Judging Books by Their Covers: Star Guard


You all know how to play this game, I pick a book and talk about the covers of different editions, judging each by their merits as art and how well they represent (or don’t represent) the book that it covers.

Today, though, I’m going to do it a little diffrently. I’ve picked a book, but for a change it is one that I have never read and am almost completely unfamiliar with.

I know nothing about the book Star Guard beyond the fact that it is a science-fiction novel written by Andre Norton. According to Wikipedia, Star Guard is an example of military science fiction, and it displays Norton’s deep understanding of ancient history.

Now, I love Andre Norton but I have to admit that I have read few of her books, although her Dread Companion is one of my favorites. Andre Alice Norton wrote both fantasy and science fiction and had several series. One of those series is the Central Control series of which Star Guard is one of the two books in that series.

Beyond that I know nothing. So let’s look at the covers

Star_Guard_1955_HC Richard Powers

The first edition of the book was published in 1955 by Harcourt, Brace & Company in a hardcover edition featuring cover art by artist Richard M. Powers. The illustration is black and white with only some spot color – a maroon and a kind of a teal green – overlaying the grayscale image. The image depicts a space-suited figure encountering a dragon-like creature. The man’s rocketship stands in the background and above, on a weird, alien structure, vague. armed figures approach.

Is the dragon creature attacking the spaceman? Is this the moment of shock before fight-or-flight kicks in or are the spaceman and the dragon engaged in an amiable chat? No idea, but the image intrigues enough to make me want to plunge in and find out, so… kudos there.


Next we have a 1961 edition from Ace featuring art by Ed Emshwiller. This cover was originally part of an Ace Double Novel, but it looks like it was relased on its own at some point. Typical Emsh cover, though still exciting. The red color in the background and the fire orange at the bottom contrast with the cool blues of the spacesuit on the astronaut who is on the run! Lots of movement here. A sleek rocketship blasts off in the background (I assume that’s what it is doing, anyway, causing all the fire which has the spaceman running away to escape the fate of one of his companions who is being flung into the air by the blast.) A very exciting cover that promises exciting space adventure. What more could you want?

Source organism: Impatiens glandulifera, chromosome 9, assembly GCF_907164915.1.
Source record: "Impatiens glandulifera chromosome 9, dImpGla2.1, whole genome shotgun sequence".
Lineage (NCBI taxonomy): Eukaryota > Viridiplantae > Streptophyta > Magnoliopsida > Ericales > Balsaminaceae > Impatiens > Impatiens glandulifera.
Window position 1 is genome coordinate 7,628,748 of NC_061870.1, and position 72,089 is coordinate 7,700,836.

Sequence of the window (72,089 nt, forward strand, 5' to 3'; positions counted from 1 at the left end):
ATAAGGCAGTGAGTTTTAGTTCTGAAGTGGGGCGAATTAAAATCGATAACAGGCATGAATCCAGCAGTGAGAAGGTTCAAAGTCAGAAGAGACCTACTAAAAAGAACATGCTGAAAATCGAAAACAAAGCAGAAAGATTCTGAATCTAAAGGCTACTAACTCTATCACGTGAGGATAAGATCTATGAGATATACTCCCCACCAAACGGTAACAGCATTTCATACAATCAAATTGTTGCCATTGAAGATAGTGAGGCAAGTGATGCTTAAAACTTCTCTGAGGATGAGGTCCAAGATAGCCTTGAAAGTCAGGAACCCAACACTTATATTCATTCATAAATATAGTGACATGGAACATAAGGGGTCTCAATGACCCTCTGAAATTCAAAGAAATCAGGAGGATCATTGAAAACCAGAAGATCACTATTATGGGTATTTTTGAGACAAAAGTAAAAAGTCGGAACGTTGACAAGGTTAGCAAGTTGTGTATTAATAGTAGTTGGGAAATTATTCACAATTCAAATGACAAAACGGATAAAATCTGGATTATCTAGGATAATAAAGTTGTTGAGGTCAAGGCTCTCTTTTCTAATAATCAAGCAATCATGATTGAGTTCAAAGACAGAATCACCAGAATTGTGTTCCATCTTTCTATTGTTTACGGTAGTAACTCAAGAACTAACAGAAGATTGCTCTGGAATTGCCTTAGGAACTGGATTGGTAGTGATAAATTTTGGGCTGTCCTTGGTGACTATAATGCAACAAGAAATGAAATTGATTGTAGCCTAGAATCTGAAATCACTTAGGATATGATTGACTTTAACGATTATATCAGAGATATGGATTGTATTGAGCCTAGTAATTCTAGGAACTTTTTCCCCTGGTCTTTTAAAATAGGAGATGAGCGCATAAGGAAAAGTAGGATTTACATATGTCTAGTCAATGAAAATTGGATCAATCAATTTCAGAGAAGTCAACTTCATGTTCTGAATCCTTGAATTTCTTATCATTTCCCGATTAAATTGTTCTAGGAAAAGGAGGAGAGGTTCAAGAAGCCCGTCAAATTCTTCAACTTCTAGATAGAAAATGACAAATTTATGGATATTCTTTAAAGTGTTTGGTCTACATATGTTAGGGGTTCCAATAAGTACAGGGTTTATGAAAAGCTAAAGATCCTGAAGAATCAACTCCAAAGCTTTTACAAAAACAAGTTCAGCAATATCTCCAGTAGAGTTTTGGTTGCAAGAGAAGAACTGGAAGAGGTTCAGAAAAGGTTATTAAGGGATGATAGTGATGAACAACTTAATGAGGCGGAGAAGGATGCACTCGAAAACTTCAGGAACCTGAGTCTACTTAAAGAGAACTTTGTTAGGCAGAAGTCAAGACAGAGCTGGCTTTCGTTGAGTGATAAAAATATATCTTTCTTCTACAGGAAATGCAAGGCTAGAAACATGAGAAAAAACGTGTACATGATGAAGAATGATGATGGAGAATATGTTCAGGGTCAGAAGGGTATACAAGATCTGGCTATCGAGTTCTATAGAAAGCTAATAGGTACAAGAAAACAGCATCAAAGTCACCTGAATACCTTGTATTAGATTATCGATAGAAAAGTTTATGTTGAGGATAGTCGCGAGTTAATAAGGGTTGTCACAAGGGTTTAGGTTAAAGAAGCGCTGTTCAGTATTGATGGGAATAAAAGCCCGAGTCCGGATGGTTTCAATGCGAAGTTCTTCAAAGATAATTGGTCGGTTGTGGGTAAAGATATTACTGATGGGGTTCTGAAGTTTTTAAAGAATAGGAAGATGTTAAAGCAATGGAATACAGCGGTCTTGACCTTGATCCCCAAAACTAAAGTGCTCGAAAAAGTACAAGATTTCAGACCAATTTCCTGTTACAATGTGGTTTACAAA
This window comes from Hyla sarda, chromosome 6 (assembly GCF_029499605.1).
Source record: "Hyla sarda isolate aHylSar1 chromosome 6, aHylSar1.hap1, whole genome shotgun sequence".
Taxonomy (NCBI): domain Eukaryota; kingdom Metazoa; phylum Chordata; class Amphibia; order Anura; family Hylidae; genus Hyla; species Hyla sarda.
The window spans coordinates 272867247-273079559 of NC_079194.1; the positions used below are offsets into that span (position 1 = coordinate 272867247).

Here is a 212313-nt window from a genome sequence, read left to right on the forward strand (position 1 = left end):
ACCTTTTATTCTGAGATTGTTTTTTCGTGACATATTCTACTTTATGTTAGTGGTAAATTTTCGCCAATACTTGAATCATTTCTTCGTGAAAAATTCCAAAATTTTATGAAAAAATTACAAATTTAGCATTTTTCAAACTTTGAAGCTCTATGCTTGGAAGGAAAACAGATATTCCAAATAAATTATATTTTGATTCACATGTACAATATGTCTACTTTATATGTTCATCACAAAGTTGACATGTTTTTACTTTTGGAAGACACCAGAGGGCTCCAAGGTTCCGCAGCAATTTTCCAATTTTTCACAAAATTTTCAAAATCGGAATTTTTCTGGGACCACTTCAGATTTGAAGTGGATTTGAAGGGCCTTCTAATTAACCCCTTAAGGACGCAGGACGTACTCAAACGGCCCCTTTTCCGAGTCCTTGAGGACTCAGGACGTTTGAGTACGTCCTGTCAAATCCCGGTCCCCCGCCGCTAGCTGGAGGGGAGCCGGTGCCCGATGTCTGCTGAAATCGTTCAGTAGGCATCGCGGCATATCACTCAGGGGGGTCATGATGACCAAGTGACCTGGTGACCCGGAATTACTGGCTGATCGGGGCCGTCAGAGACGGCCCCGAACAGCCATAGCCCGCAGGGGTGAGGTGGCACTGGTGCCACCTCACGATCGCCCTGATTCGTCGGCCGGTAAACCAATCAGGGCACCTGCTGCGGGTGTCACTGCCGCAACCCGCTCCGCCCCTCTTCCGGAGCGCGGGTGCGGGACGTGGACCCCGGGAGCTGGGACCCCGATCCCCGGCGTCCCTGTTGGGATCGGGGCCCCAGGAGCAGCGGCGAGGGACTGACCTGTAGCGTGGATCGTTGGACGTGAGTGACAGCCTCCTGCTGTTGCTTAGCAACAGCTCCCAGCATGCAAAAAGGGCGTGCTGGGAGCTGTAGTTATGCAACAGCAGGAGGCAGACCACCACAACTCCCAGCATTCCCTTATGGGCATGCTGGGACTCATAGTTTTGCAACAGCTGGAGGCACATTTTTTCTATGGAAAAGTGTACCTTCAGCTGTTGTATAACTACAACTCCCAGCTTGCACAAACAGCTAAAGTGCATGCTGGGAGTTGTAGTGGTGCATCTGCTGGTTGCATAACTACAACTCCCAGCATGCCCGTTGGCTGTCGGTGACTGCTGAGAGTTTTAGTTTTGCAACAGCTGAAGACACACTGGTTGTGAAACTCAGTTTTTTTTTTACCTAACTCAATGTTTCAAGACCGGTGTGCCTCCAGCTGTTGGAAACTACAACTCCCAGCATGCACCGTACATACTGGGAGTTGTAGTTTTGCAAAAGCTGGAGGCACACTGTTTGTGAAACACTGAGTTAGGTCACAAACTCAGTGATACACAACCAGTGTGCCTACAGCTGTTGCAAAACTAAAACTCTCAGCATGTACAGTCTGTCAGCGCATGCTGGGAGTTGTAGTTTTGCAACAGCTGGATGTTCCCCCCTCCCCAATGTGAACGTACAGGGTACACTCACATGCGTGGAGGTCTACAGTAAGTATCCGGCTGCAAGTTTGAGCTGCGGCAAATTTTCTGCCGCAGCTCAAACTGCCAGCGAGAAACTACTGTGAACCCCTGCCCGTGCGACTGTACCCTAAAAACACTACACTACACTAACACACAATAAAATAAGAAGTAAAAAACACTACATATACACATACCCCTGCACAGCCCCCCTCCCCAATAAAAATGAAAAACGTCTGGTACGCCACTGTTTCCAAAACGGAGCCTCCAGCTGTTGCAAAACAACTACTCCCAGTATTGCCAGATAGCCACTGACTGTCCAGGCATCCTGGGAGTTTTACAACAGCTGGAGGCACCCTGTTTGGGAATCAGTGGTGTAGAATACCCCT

Here is an interesting edition from Gollancz in 1969. It is a hardcover and, again, the image is a black and white illustration by artist Allan Breeze overlaid with a dark green and lighter blue colors. Here a blue, four-armed alien at the top of some stairs seems to surrender to a young man holding a flashlight which catches the creature in its beam. Somewhat intriguing, but not as exciting as the Emsh cover. Looking at this I would likely mistake it for a juvenile science fiction book (that is, a book meant for younger readers, what we call a YA title today).

starguard_med-2 Chriss Foss

A 1973 paperback edition from Ace books has a great cover by Chris Foss depicting some sort of vehicle trucking along the sands of an alien planet towards two towers in the distance against a setting alien sun. It’s a great cover but it doesn’t say much about the book itself other than “Hey! Science fiction book! You know you love the Sci-fi! Buy me!”


Here is another edition from Fawcett. This one is from 1981 and features artwork by the late Ken Barr. Here a suited creature rides a strange creature through murky water and suddencly encounters a fearsome looking beast. Is this the same as the dragon beast depicted in the Richard Powers art? Could be! A solid cover.


A 1984 edition from Ballantine Del Rey has artist Laurence Schwinger doing his take on the same scene. Here the suited figure riding the strange beast is above the dragon creature which rises from the watewr balow. Interesting but not nearly as impactful as the Ken Barr version. This edition makes the book look more fantasy than science fiction.


Finally, here is a pensive cover from a Polish edition released in 1995. I do not know who the artist is here, but he or she depicts a space suited figure hunched down against a carving of a human face overlooking a desolate alien landscape. While certainly intriguing, there is not much in the way of movement about the image, but it is unmistakably a science fiction image appropriate for a science fiction book. The spaceman seems lost on an alien world. Or is it the Earth after a major cataclysm? You’d have to open the book to find out.

Have you read the book? Do these cover do the story justice? Let me know in the comments. Tell me which one you think captures the essence of the story best.

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